Teaching Philosophy

Through my teaching, I hope to prepare students to function effectively in an information economy as life-long learners. Students need to prepared to learn in the real world, a world that functions without a teacher personally guiding their learning and telling them what to explore and providing caution of information pitfalls. The age of the student does not change the end goal. Connectivism and curation are new versions of traditional learning theories that take into account the social nature of learning through online sources and connections.

Connectivism Example

Both are significant game changers to best practice. Some people have naturally adapted their personal learning to include connectivism and curation (without even knowing the terms). These early innovators are comfortable with technology and have been able to transition by embracing the ever-evolving learning technologies.

There are students, teachers, and business leaders who are unaware of the benefits of seeking learning outside the traditional classroom. Everyone can be taught to find, connect, store, evaluate, and curate their knowledge.

It is my responsibility to present lessons in rationale and memorable way, so students can access the information when they need it in the future. Activities involving technology will help shape students experiences in the classroom to make them authentic and individualized. The NETS for Teachers (ISTE) advocates the personalization of lessons around specific interests and needs of the learner. This is also part of my professional responsibility, to make the learning relevant to every learner.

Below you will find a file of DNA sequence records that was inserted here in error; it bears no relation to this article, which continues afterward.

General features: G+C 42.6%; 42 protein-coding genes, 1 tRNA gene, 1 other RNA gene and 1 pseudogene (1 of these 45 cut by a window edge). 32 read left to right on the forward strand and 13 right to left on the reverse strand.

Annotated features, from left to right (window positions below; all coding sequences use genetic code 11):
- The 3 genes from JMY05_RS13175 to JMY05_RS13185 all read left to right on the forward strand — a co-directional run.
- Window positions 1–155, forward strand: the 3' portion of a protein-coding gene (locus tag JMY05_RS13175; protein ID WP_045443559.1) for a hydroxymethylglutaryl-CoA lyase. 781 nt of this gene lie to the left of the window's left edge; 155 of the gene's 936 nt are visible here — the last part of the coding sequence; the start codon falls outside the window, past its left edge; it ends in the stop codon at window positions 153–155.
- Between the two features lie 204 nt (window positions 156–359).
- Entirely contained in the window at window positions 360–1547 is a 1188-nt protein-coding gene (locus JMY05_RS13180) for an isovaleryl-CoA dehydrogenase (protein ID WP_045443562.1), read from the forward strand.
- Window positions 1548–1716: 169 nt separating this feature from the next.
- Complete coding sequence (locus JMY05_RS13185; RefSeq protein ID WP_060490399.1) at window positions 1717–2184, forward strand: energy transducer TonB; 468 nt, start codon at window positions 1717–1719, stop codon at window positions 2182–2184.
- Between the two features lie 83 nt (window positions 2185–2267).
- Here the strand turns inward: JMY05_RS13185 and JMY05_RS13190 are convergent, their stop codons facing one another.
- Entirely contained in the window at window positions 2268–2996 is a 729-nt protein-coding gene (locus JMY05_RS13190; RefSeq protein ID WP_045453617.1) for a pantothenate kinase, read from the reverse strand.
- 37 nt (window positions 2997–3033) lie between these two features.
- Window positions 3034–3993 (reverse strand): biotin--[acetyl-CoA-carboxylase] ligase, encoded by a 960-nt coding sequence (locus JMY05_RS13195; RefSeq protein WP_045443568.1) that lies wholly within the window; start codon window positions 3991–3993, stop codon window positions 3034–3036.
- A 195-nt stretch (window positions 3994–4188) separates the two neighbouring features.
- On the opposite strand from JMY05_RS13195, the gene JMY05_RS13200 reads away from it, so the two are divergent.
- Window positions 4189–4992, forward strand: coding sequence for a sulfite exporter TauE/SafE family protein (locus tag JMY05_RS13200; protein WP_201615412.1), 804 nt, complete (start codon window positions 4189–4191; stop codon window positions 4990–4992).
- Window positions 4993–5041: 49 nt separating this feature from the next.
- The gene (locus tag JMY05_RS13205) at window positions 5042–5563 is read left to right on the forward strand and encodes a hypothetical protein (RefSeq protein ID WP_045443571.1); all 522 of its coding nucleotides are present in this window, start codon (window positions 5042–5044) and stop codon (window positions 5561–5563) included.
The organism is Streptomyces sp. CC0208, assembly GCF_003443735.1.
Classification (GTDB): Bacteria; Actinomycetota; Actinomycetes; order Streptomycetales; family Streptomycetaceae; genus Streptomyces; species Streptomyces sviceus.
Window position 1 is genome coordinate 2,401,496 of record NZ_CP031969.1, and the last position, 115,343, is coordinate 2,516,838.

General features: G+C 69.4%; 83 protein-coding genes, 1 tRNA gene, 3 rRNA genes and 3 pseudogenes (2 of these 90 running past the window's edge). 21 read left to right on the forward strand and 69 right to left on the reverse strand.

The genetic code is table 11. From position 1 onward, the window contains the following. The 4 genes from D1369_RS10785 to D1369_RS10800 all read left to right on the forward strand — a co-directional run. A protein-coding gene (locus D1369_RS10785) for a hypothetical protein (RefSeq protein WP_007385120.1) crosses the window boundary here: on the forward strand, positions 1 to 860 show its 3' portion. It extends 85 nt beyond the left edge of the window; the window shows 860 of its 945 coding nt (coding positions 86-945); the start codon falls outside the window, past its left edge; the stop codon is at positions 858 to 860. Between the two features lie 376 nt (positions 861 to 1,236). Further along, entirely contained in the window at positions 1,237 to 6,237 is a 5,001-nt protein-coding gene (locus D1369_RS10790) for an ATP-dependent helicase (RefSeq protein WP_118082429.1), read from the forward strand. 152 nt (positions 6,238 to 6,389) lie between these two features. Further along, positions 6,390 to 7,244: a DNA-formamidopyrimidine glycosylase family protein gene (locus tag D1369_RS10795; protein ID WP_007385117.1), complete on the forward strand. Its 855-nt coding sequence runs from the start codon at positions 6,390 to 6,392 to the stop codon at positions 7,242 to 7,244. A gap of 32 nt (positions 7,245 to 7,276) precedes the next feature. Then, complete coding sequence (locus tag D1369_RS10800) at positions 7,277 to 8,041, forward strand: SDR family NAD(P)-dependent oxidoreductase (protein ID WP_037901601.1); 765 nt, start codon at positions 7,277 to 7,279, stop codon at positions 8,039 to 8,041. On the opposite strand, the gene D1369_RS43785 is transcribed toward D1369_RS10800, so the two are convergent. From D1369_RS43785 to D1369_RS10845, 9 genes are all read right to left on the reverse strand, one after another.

The first lesson presented to students would be how to store digital sources so they can be referenced later. There should also be a common place to store information and resources for the class. Diigo is a practical choice for classes because groups can easily be set up. Book marks can be highlighted and commented on by the group. It is critical for students to know where to access the information because the primary resource would not be a textbook. Textbooks have value, but they are not all-encompassing. Blogs and non-peer reviewed articles can an engage an audience more which leads to great discussions. I encourage students to find, evaluate, and share resources that enrich the learning of the entire class. Not all course resources will fit the needs of an individual. A plethora of resources are provided so students can find exactly what makes the lesson relevant to them. Classes should not just be measured by exams to test book knowledge. The real value of learning is to what degree it can be applied to real world practices. The major emphasis would be formative assessments and individual creation-based projects.

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About Lisa Butler

Middle school teacher of Social Studies and Spanish, tech trainer, Flocabulary MC, Nearpod PioNear, and Edcamp Hershey Founder. I have embraced the power of blogging and reviewing products. If I am not doing something with ed or tech, I am probably reading, baking, running, or traveling.
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